|Struggling With a Grouchy Boss|
|By Dan Bobinski
The other day I was talking with a friend mine, Jane, who is ready to quit her job. Why? Her boss is a grouch! I’ve known Jane for over twelve years, and she is a dynamic person who engages others. People want to work for her because of her energy and enthusiasm. But her boss is the exact opposite. Jane’s boss believes that if you’re having fun, you’re not working hard enough.
Jane says “working for someone who is inflexible and doesn’t allow people to have fun is stifling and doesn’t allow for creativity. The attitude my boss displays reduces workplace morale and it makes the job a grind for everyone.”
Since joining her company a year ago, Jane has earned the respect of her staff, most of whom have been there more than six years. They say that work has never been so enjoyable since Jane came on as a manager. They couldn’t believe it when Jane got them together her first month on the job and asked them for ideas on how to improve the workplace. “No one has ever asked us that,” they said.
Jane is right. Discouraging fun at work limits productivity and creativity. Don’t misunderstand: Too much fun can diminish productivity to the point that a company doesn’t get much done. But to squelch all fun has a huge negative ripple effect that many grouches do not see, and therefore they do not see the damage it does to employee morale and even the bottom line.
As an example, the other day Jane got copies of her department’s financial reports: Her labor costs are down, her supply costs are down, and profits are up for the first time in several years. But does her boss congratulate her? No. Her boss says the figures don’t matter and she doesn’t like Jane because Jane doesn’t take things seriously enough and doesn’t have a sense of urgency.
That is a typical grouchy mindset. In reality, she just doesn’t like the fact that Jane is a happy person.
The Jane I know is a businessperson through and through; she just doesn’t run around like a chicken with her head cut off. Jane says, “If I stress out, my employees stress out and the domino effect is bad for morale. I handle stress with humor and everyone on my staff likes that. We have hope instead of despair, and solutions come a whole lot faster.”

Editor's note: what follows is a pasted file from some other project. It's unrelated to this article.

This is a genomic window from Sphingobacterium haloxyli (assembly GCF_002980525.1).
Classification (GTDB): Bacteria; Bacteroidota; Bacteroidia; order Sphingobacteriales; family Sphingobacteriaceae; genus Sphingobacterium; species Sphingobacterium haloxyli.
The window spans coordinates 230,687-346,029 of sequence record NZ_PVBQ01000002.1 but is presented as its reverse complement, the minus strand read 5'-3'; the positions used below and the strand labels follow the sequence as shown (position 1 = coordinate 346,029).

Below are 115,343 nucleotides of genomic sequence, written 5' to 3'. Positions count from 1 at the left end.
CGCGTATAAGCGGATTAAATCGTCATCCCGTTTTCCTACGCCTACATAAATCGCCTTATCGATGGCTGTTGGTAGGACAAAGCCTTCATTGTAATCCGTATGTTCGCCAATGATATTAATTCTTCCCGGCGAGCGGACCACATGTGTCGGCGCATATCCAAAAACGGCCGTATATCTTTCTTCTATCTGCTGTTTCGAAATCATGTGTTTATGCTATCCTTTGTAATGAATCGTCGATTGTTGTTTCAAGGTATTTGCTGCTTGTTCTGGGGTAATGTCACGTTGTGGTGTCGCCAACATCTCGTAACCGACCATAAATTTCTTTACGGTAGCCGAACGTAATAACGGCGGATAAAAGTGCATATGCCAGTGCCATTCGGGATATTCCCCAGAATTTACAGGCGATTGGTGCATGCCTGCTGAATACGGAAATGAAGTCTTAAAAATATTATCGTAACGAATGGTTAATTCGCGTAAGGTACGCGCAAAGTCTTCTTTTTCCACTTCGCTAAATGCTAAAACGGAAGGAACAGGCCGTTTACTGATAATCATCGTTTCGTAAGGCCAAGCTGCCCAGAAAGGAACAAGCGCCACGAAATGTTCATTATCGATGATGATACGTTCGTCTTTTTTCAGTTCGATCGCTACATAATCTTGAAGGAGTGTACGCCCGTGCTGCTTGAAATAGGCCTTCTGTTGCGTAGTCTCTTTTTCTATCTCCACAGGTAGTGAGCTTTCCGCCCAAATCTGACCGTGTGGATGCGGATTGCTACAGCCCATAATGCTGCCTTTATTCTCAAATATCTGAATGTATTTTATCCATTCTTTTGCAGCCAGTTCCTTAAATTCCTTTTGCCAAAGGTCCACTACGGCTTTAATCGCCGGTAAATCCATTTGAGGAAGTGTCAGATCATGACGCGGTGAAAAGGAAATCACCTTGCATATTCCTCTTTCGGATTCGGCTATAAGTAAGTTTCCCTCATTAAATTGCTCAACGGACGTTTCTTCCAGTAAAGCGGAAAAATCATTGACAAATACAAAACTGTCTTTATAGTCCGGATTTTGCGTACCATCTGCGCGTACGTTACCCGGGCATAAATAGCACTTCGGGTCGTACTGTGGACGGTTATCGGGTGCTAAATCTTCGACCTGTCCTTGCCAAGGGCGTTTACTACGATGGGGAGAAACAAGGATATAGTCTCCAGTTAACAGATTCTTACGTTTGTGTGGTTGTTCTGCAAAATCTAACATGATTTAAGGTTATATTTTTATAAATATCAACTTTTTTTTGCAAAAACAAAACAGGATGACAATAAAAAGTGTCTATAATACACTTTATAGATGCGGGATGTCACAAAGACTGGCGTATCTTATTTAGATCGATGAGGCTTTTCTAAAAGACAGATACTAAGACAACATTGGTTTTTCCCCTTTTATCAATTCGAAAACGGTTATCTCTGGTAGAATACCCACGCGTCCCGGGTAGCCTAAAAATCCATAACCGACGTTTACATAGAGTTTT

Sadly, grouches like Jane’s boss exist everywhere. Most everyone can think of several people with whom they’ve worked in the past—and maybe still do—who are absolute kill-joys.
It’s amazing that we still have grouches in the 21st century, but it’s my wish that they’d go the way of the dodo bird. Life is too short not to enjoy it – even at work.
Energizing the workplace is the subject of the book 301 Ways to Have Fun at Work by Dave Hemsath and Leslie Yerkes. They believe that work doesn’t have to be bland and boring, and that having fun at work makes the workplace more productive.
Hemsath and Yerkes believe that fun is a strategic weapon for increasing productivity and employee satisfaction. They say it can positively affect quality, customer service, team efforts, and it can relieve stress.
In addition to reading the above-mentioned book, check out the video produced about the Pike Place Fish Company in Seattle. Maybe you’ve heard of it: Guys who throw fish around. They promote fun as a way to increase both customer and employee loyalty. The video demonstrates the kind of performance that is unleashed when each member of an organization is empowered to be creative.
Obviously, not every company can have fun by throwing things around, but the point is that people can find ways to make work a fun place to be. Have fun!
When it all boils down, grouches will be grouches and there’s not much other people can do about it. Grouches are addicted to their anger and their bitterness and it takes a miracle to change them. In Jane’s case, she has been through the chain of command to try to resolve her situation, but to no avail. In the end, I know she will stick to having fun in spite of her grouchy boss, and I applaud her for it. She may even quit, and I would support her in that, too. As I said: Life is just too short to not enjoy it – even at work.
© 2003 Dan Bobinski / Leadership Development. Dan Bobinski is President of Leadership Development. He can be reached at (208) 375-7606 or by Email at firstname.lastname@example.org.